THIS is the story of a year. It has daily entries; so it’s a diary. But Alistair Moffat says that it could be “any and all years”; for “cracks of time will continually open up as the past slips through and onto the pages of the present.”
The Secret History of Here is a delightful and richly personal account of life on his small farm in the Scottish Borders, near Selkirk. He says, “At least three hundred generations have called our farm home and since then they have whispered their stories to whomever stops to listen.”
His small dog, Maidie, “showed me where I lived” on their daily walk together. Coins and medals unearthed and old maps reveal more. History is not so much a linear record as a timeless world of shared experience. He can imagine the terror caused by the arrival of the Romans. The farming families would literally have taken to the hills: “. . . they shivered through the long nights, whispering, listening for hoofbeats, the echo of shouted orders, the jingle of harness.”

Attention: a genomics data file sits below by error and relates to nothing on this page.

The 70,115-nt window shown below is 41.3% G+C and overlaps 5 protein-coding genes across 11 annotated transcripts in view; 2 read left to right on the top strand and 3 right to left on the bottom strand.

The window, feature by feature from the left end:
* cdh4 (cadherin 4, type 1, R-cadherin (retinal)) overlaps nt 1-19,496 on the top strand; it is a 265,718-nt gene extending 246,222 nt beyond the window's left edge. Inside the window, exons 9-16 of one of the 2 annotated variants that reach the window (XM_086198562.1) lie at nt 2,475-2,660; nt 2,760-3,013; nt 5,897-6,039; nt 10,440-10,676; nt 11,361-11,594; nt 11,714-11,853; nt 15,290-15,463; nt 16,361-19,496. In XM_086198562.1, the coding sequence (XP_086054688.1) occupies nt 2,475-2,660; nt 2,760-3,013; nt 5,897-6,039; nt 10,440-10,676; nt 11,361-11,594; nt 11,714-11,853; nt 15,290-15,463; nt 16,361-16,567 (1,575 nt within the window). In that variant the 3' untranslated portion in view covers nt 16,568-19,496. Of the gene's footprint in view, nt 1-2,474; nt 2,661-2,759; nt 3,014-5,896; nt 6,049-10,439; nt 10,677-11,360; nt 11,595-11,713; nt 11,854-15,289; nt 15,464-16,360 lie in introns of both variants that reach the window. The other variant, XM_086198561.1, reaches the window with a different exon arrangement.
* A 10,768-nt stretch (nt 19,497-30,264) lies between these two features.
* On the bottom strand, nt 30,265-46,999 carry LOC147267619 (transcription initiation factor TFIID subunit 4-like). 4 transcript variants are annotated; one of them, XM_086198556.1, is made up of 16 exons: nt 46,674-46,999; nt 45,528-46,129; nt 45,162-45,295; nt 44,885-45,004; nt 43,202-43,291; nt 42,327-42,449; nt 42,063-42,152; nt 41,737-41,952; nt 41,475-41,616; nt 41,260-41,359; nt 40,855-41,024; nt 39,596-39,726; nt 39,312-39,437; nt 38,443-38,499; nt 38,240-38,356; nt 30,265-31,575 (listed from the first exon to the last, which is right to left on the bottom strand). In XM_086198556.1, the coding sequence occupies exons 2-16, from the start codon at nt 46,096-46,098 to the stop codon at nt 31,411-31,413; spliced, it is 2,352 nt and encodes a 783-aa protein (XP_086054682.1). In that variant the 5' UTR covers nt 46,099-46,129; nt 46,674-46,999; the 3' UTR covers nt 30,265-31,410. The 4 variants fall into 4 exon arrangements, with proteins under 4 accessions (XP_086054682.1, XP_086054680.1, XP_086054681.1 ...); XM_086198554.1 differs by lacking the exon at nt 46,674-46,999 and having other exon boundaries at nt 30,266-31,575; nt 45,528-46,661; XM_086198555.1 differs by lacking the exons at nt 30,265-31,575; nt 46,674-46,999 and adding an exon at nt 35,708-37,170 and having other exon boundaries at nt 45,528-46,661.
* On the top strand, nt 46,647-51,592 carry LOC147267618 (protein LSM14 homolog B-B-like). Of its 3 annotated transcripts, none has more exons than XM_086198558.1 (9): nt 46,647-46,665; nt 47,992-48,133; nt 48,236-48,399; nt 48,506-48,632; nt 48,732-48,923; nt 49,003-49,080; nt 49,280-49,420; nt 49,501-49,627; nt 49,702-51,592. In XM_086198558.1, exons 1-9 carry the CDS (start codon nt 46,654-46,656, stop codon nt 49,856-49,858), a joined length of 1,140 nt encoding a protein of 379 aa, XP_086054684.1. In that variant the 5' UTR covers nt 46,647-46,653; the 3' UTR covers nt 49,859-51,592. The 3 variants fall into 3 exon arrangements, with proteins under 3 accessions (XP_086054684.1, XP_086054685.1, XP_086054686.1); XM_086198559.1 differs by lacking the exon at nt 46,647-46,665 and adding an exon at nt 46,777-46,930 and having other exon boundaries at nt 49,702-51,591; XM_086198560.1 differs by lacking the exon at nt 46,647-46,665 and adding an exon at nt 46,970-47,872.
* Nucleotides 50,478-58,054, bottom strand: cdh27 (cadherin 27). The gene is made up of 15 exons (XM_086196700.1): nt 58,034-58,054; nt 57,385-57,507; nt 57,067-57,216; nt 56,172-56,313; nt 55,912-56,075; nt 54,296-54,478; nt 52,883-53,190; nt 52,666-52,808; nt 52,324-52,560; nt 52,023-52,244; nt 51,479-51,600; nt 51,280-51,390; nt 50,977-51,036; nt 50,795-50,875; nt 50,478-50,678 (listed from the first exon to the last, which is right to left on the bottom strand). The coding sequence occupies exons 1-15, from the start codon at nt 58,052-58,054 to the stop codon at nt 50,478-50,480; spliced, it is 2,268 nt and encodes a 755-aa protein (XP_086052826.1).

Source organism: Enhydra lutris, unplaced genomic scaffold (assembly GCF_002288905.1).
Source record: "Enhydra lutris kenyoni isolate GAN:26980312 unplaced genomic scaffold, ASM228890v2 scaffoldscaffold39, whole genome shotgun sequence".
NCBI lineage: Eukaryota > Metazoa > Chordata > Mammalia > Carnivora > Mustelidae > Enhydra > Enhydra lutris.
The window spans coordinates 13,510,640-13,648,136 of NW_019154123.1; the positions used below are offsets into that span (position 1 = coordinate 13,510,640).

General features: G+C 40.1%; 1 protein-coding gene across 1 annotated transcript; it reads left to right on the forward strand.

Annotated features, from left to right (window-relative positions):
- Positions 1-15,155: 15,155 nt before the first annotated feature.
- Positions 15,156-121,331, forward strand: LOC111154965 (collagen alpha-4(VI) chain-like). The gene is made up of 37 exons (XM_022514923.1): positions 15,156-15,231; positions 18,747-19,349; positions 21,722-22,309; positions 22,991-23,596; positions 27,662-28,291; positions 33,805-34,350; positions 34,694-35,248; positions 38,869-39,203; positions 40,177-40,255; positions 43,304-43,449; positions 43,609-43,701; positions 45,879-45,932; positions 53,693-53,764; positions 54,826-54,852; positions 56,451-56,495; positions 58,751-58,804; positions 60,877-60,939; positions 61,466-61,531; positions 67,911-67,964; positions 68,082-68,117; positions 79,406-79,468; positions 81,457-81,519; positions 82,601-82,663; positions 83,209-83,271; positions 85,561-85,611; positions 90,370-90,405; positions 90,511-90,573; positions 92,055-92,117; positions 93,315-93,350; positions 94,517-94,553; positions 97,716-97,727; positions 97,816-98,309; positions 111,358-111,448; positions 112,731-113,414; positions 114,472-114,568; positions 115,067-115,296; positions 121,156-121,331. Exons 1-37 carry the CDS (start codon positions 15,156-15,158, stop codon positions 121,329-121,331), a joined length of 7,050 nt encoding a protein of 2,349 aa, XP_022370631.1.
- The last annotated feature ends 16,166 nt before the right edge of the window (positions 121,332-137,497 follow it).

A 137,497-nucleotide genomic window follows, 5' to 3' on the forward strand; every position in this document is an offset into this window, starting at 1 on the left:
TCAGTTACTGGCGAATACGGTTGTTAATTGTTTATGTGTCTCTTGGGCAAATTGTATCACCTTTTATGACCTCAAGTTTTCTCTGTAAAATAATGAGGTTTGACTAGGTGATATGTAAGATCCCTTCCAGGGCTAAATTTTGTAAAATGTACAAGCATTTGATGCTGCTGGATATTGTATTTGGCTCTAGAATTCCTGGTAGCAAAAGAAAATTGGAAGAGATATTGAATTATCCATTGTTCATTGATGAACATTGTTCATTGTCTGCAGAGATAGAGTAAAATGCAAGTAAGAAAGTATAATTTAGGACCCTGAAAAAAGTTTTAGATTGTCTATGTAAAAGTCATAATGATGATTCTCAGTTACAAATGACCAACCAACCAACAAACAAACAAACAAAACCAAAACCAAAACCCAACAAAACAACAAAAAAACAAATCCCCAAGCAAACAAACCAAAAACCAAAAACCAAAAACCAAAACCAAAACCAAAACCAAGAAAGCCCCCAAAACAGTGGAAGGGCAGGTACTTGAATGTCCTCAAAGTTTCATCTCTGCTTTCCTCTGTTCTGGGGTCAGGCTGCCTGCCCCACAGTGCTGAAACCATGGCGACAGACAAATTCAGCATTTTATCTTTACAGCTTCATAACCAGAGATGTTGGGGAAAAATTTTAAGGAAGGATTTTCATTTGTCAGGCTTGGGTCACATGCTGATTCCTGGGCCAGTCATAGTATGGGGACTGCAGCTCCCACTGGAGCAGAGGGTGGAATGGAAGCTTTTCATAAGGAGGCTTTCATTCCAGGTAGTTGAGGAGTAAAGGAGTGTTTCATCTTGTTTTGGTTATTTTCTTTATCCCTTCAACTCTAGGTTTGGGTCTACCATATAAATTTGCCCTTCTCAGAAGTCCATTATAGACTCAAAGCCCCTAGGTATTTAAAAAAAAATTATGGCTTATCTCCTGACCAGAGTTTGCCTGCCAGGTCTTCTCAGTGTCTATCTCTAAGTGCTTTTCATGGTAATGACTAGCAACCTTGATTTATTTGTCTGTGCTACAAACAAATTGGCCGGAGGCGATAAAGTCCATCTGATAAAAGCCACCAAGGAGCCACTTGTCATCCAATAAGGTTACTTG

The seasons of life are there as well. All of us who teeter on the edge of the eighth decade can resonate with his “lump in the throat” relationship with Grace, his three-year-old granddaughter. “Grace took my middle finger in her hand . . . and I felt tears prickle. . . I realise that I will probably not live to see the little one fully flower into a sparkling young woman.”
It is the nature of the writing of this kind of diary or journal that it touches on many things. Part of Moffat’s distinctive style is a pointed and pithy end to the entry for a day.
I reflected for a long time on “You don’t make old friends.” He is preoccupied with “our dying planet”, but declares himself “by nature an optimist”. Writing of the Black Death, which arrived in 1348, and its subsequent return in 1361 and 1369, he remarks, maybe with unconscious Covid foreknowledge, that “The past is fascinating, but sometimes not a time I would want to return to.”
The charm of this book is that it is rooted in Moffat’s lived experience. But, in his gracious humility, he sees himself as just one more of those 300 generations.
The Rt Revd David Chillingworth is a former Primus of the Scottish Episcopal Church.
The Secret History of Here: A year in the valley
Church Times Bookshop £18